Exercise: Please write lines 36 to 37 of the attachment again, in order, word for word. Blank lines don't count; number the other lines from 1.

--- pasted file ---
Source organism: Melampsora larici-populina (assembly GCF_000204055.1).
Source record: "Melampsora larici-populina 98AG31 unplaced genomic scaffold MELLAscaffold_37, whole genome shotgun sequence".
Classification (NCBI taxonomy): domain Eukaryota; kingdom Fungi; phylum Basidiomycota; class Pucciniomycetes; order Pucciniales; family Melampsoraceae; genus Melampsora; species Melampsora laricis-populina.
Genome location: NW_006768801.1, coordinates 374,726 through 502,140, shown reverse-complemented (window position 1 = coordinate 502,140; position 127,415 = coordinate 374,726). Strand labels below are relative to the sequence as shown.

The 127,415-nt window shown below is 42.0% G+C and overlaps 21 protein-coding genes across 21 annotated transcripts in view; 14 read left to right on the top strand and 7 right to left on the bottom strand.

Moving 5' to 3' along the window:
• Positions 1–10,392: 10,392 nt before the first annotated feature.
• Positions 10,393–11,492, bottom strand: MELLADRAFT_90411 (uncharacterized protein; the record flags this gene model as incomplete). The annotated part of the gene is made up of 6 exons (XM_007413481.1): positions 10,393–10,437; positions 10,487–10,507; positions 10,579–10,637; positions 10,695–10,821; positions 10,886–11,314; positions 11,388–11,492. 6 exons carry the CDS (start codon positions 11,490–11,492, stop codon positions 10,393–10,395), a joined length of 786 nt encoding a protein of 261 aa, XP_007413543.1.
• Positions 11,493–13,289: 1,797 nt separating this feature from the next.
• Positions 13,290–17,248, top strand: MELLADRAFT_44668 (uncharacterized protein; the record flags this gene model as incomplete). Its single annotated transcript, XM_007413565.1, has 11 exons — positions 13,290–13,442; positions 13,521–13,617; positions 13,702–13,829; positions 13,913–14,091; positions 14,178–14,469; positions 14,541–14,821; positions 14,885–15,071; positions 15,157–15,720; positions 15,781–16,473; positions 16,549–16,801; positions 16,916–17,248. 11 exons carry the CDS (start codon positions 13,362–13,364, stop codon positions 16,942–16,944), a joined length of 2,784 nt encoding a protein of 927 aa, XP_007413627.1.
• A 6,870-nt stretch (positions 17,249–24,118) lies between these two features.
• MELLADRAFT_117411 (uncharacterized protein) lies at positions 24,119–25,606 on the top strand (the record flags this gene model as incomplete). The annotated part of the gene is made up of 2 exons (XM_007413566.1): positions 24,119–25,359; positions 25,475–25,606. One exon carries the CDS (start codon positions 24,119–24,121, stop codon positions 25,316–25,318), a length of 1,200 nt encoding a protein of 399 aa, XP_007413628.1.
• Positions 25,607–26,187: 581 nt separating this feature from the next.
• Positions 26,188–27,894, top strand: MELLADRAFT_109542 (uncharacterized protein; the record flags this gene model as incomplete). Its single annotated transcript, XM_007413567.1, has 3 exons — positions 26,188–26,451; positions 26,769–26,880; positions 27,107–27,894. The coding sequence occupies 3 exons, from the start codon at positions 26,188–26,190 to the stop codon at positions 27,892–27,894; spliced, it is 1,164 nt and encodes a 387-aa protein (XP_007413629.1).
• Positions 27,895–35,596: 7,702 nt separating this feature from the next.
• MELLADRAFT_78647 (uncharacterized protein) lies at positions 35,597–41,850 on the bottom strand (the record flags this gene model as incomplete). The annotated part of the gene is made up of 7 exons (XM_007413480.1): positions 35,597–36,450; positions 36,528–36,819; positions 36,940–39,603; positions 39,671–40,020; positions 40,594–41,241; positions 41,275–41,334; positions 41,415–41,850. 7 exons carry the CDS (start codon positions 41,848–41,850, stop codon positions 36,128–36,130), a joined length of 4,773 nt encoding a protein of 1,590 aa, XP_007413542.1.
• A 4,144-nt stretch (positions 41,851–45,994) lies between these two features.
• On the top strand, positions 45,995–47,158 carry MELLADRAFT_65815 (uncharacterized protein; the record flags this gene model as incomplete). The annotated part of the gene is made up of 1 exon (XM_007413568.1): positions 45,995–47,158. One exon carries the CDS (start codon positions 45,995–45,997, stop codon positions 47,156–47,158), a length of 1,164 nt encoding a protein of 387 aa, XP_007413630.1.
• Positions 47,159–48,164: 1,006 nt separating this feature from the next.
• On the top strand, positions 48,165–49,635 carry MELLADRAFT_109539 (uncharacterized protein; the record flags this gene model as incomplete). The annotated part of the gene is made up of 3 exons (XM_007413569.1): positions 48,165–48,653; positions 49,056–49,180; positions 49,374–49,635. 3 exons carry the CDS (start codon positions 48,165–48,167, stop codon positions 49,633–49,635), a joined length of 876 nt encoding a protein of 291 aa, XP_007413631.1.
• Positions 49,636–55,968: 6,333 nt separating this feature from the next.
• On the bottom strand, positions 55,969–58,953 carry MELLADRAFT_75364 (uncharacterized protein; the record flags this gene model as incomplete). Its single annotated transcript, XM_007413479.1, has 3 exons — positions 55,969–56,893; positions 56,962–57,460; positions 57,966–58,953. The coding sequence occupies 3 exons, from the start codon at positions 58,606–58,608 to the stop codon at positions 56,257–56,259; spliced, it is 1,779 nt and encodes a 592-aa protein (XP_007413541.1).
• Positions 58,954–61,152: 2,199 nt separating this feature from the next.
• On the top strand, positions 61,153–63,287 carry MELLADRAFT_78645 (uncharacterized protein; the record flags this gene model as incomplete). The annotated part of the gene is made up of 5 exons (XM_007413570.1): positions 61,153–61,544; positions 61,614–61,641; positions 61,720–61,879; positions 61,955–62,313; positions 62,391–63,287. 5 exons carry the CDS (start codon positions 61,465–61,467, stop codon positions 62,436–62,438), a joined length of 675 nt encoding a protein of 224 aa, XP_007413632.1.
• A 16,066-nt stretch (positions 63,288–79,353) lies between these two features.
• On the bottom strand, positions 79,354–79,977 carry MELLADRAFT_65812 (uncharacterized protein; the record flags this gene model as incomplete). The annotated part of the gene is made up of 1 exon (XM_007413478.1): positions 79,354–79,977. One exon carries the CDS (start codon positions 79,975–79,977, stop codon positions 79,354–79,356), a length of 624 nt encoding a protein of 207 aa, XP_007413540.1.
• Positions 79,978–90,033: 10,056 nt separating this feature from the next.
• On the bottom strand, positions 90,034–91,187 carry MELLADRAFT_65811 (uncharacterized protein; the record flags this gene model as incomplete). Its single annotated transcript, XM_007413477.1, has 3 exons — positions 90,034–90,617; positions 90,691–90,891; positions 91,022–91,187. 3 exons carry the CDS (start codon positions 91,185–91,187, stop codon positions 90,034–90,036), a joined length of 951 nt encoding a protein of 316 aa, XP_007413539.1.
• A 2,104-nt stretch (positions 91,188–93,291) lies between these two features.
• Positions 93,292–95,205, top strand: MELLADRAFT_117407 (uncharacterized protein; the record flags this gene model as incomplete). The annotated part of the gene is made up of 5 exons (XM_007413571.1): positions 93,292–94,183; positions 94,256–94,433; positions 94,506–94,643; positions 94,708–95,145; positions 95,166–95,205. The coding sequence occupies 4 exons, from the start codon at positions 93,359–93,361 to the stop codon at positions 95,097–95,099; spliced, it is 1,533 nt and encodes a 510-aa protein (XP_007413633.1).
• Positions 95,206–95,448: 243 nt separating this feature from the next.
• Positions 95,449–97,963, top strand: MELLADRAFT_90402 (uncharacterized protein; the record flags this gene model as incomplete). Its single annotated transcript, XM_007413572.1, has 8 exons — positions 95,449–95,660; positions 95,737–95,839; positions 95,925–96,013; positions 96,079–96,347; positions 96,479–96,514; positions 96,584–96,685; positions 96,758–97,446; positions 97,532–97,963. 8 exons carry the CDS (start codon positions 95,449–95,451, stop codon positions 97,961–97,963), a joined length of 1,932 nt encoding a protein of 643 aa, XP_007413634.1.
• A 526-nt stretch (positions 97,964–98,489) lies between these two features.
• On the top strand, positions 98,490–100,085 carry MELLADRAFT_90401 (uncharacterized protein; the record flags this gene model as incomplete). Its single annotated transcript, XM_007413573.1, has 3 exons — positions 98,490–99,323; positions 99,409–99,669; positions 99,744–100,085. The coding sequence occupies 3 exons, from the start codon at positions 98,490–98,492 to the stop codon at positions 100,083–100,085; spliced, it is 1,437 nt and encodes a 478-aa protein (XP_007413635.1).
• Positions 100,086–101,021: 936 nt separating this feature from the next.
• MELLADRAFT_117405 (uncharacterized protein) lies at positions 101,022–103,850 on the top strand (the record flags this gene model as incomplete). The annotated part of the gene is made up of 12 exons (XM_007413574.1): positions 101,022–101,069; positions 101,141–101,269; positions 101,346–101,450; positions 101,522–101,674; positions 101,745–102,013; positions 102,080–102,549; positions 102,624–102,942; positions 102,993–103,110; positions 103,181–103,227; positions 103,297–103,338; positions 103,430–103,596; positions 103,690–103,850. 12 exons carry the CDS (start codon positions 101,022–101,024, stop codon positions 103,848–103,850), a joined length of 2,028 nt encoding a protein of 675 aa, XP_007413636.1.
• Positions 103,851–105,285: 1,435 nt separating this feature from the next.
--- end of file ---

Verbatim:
• MELLADRAFT_117405 (uncharacterized protein) lies at positions 101,022–103,850 on the top strand (the record flags this gene model as incomplete). The annotated part of the gene is made up of 12 exons (XM_007413574.1): positions 101,022–101,069; positions 101,141–101,269; positions 101,346–101,450; positions 101,522–101,674; positions 101,745–102,013; positions 102,080–102,549; positions 102,624–102,942; positions 102,993–103,110; positions 103,181–103,227; positions 103,297–103,338; positions 103,430–103,596; positions 103,690–103,850. 12 exons carry the CDS (start codon positions 101,022–101,024, stop codon positions 103,848–103,850), a joined length of 2,028 nt encoding a protein of 675 aa, XP_007413636.1.
• Positions 103,851–105,285: 1,435 nt separating this feature from the next.